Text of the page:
Our research crosses disciplines and spans continents to solve real world problems. It goes beyond expectations and sees things from different perspectives to address the great research challenges of our age: Energy Transition, Environment and Biodiversity, Health and Wellbeing, Social Inclusion and Cultural Diversity and Data and AI.
Our diverse research portfolio delivers globally excellent and measurable benefits to society, the economy and health. Additionally, our work aims to support and deliver on the UN’s Sustainable Development Goals, leveraging our heritage to create the kind of just and equal future we need to see.
Boundary breaking Aberdeen
Our research has been sparking active, positive change for over half a millennium. We are not afraid to look to the future, to harness data and technology to solve real world challenges and look beyond boundaries to create a fair and just world. This is the future. This is Aberdeen.
Our interdisciplinary challenges
Interdisciplinary challenges require interdisciplinary mindsets – that’s how we can make a lasting difference. Explore how we are working towards a brighter future, while actively supporting the UN’s Sustainable Development Goals.
For more than 40 years we've combined our academic excellence with industry expertise, to innovate and positively affect the future of global energy.
In a rapidly changing world, we aim to be open to other perspectives and understand how culture and diversity shape human experience.
By making the most of our proximity to nature, our researchers are addressing major environmental challenges both close to home and far afield.
We have carried out research in data science and AI for more than 30 years, discovering new ways to improve health and daily life with this technology.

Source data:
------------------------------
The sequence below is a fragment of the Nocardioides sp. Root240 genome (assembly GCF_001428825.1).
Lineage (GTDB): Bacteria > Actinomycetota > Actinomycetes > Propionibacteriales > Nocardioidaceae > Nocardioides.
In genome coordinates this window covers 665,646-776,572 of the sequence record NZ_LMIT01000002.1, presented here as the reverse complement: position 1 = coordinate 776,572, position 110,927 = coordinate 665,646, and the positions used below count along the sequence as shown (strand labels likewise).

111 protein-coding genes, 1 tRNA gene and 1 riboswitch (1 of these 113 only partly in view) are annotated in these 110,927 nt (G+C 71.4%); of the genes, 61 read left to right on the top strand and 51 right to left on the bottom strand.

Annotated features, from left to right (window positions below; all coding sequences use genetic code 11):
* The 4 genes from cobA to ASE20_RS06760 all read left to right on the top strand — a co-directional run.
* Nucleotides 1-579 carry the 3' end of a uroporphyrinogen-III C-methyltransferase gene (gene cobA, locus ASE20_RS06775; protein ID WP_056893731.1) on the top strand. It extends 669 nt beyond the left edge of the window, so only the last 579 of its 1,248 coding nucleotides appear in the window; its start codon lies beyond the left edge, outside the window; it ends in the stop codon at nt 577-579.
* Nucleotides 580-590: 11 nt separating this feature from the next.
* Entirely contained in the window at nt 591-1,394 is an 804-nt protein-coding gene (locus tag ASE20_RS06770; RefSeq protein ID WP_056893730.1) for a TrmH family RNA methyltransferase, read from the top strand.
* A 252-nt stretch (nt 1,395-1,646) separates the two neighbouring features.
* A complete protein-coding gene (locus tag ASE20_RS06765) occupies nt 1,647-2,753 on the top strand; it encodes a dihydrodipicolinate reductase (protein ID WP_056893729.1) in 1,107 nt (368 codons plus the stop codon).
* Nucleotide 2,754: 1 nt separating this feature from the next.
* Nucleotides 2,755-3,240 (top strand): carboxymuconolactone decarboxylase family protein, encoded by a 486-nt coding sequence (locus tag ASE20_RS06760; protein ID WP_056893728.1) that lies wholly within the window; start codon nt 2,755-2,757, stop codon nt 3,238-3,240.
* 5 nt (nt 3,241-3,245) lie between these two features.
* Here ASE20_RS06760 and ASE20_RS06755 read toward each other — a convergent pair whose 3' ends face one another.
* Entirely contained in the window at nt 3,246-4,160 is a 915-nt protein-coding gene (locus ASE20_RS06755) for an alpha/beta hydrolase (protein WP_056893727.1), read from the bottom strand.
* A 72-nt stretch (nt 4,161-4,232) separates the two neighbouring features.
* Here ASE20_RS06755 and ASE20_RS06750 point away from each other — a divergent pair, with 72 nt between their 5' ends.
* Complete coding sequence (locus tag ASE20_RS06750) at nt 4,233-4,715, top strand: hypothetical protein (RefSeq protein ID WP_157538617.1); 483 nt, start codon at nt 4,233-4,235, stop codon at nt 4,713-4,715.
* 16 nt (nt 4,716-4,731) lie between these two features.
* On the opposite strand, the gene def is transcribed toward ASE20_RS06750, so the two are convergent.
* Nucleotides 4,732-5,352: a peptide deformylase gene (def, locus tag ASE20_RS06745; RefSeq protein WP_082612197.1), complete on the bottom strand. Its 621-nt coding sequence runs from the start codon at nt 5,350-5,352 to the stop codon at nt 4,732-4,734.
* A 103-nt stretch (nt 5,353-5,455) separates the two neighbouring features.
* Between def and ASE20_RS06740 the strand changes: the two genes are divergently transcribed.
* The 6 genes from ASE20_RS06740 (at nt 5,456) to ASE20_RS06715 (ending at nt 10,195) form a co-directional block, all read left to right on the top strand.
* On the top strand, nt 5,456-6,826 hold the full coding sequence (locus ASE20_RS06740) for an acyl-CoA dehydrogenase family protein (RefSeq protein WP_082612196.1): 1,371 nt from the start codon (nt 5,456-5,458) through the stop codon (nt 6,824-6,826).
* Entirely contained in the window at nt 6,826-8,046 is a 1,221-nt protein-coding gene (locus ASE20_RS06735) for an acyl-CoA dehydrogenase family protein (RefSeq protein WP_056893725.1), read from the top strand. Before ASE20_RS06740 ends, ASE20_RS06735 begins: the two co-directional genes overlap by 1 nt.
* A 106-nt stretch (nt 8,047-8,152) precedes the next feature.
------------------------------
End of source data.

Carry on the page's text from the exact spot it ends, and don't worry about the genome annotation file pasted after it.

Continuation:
Interdisciplinary research directors
- David Burslem - Director of the Interdisciplinary Centre for Environment and Biodiversity
David Burslem is an inter-disciplinary ecologist and conservation biologist interested in research that addresses the maintenance of ecosystems with high biodiversity and ecological functioning in the face of global change. He joined the University of Aberdeen in 1995 following undergraduate and PhD training in biological sciences at the Universities of Oxford and Cambridge. He was appointed to a personal chair in the School of Biological Sciences in 2013, Keeper of the Cruickshank Botanic Garden in 2016 and Interdisciplinary Director for Environment and Biodiversity in 2022. He has held appointments as Councillor and Trustee of the British Ecological Society, Vice-President of the Botanical Society of Scotland and editorial roles on Journal of Ecology, Plant Ecology and Diversity, and Ecological Reviews. He currently serves as a trustee of the Scottish Forestry Trust and on the advisory group of the Northeast Scotland Biological Records Centre (NESBREC).